Spurred by the media attention surrounding fires burning in the Amazon, people are starting to wonder if this intense heat is a global trend. A first glance at the Global Forest Watch (GFW) Fires map shows an aggressive splash of fire alerts across the globe, giving the impression that half the world is on fire. Thankfully, that’s not the case. But how do we interpret the GFW data to know what’s normal and when we should be concerned?
Step 1: Understand what a fire alert indicates
The quickest way to assess the fire situation in an area is to examine the number of alerts, which can provide a proxy for how many fires might be burning at a given time. But a fire alert doesn’t always mean there is a fire. An alert indicates that NASA satellites have detected a temperature anomaly of a big enough scale to register on the satellite’s sensor. A temperature anomaly could be caused by fires but can sometimes also result from extremely hot asphalt or the sun flashing off shipping containers. Other causes of inaccuracy include smoke or cloud cover, which may obscure a fire from detection by satellites, or double-counting a single fire as the satellite passes over in another rotation in its orbit. False alarm rates tend to go up as tree cover increases but never exceed a seven percent margin of error.
In addition, a single alert doesn’t indicate the size or intensity of a fire, only that in some part of that pixel a fire may be burning. Highly clustered alerts may indicate a larger, more continuous fire, but one must pay attention to the zoom level on the map. When zoomed out, alerts may appear more clustered than they are.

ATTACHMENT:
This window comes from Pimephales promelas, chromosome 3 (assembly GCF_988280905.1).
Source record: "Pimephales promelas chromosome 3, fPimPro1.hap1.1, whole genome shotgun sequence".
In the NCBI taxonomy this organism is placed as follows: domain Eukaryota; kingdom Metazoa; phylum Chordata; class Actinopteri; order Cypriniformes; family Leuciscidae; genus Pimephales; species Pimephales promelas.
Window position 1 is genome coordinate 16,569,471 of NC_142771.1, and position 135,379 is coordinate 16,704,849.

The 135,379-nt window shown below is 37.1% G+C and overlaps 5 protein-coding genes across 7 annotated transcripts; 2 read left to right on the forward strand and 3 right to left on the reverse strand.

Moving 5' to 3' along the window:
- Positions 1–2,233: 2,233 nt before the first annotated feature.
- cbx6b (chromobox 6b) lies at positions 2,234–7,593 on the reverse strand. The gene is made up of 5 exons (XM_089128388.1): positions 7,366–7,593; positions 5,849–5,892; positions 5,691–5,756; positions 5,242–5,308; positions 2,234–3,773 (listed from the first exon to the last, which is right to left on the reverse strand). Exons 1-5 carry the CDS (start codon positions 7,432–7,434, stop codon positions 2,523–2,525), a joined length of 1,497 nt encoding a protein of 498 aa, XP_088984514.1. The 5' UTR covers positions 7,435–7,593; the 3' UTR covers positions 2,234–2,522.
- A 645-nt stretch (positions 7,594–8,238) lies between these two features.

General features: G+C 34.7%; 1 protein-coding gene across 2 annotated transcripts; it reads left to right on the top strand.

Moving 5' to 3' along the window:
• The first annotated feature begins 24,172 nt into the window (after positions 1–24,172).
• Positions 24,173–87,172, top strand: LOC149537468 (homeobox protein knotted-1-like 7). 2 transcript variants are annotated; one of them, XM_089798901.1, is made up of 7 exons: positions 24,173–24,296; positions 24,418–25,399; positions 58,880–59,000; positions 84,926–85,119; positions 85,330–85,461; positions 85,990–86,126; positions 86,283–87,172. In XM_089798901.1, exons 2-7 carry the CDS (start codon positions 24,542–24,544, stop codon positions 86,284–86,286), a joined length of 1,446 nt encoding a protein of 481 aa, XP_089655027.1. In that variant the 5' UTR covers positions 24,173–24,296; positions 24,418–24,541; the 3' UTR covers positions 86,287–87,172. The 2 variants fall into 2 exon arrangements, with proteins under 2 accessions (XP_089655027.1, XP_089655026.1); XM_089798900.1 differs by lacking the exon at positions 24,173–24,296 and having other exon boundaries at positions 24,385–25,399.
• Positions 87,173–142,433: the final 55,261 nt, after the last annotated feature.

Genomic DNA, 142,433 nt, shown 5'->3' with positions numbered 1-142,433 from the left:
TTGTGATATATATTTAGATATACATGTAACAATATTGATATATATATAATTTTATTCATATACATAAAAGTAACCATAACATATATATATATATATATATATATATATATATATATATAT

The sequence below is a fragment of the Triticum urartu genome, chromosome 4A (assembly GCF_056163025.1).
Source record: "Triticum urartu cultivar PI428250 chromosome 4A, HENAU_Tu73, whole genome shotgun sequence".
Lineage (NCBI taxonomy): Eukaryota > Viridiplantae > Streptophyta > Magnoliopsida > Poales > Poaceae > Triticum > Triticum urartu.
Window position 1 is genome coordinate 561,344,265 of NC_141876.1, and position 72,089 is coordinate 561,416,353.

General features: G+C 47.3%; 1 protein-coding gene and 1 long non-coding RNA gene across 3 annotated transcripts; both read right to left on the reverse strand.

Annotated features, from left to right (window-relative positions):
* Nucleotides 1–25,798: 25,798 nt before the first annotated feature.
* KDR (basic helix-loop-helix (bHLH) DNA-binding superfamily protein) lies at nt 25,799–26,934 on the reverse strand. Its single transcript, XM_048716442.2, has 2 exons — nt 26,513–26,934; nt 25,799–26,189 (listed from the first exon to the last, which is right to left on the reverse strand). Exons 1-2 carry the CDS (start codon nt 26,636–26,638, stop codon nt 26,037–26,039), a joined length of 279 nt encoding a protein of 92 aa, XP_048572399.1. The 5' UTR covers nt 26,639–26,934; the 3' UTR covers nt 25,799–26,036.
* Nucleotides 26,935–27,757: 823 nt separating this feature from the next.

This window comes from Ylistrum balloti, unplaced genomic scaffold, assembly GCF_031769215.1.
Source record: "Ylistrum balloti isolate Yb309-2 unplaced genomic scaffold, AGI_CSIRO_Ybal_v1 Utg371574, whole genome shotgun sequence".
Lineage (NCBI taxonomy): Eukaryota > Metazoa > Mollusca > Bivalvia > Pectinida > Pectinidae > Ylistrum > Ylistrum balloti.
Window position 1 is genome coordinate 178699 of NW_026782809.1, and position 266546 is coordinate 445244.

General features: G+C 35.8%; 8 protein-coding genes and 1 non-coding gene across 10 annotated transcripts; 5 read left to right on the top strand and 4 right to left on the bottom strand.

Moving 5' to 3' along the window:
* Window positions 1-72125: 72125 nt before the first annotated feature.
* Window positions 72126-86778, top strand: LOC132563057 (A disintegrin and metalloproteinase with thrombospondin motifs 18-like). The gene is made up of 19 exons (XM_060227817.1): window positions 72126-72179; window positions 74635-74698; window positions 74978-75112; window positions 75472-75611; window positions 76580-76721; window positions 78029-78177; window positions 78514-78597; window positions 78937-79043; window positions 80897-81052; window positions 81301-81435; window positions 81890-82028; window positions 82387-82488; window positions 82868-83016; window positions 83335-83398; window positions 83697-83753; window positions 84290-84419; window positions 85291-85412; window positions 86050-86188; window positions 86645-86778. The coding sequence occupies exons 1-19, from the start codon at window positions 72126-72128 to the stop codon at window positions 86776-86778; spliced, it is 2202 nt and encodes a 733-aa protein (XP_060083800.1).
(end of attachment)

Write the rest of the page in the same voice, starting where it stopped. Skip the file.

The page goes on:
Step 2: Consider what’s “normal” for a given forest ecosystem
Fires can be a natural part of the ecology of dry forests and grasslands, helping clear debris and spur new growth. However, in humid tropical forests, natural fires are incredibly rare and more likely set by humans as a tool to clear land— to prevent vegetation from growing back over roads or to prepare land for agriculture. For example, in the DRC, home to 60 percent of the Congo Basin rainforest, there have been over 90,000 MODIS fire alerts and 397,000 VIIRS fire alerts in the month of August alone (see box for fire alert details). Yet the majority of these fires are burning in the southern portion of the country, in dry forest and grassland, rather than in the heart of the tropical rainforest. Any alerts detected in rainforest areas generally indicate human presence along roads, transport corridors like rivers and urban areas.
Bolivia has seen a rash of wildfires this summer in its Chiquitano Dry forests. Although low levels of fire disturbance do shape the ecosystem of these forests, their seasonal dryness leaves them highly vulnerable to out of control burning. Almost 800,000 hectares of the Chiquitano forests were burned in just one week in August— far more forest than typically burns in the country in two years— and experts estimate it will take almost 200 years for the ecosystem to fully regenerate. This sort of atypical burning in core forest areas should put the public on high alert.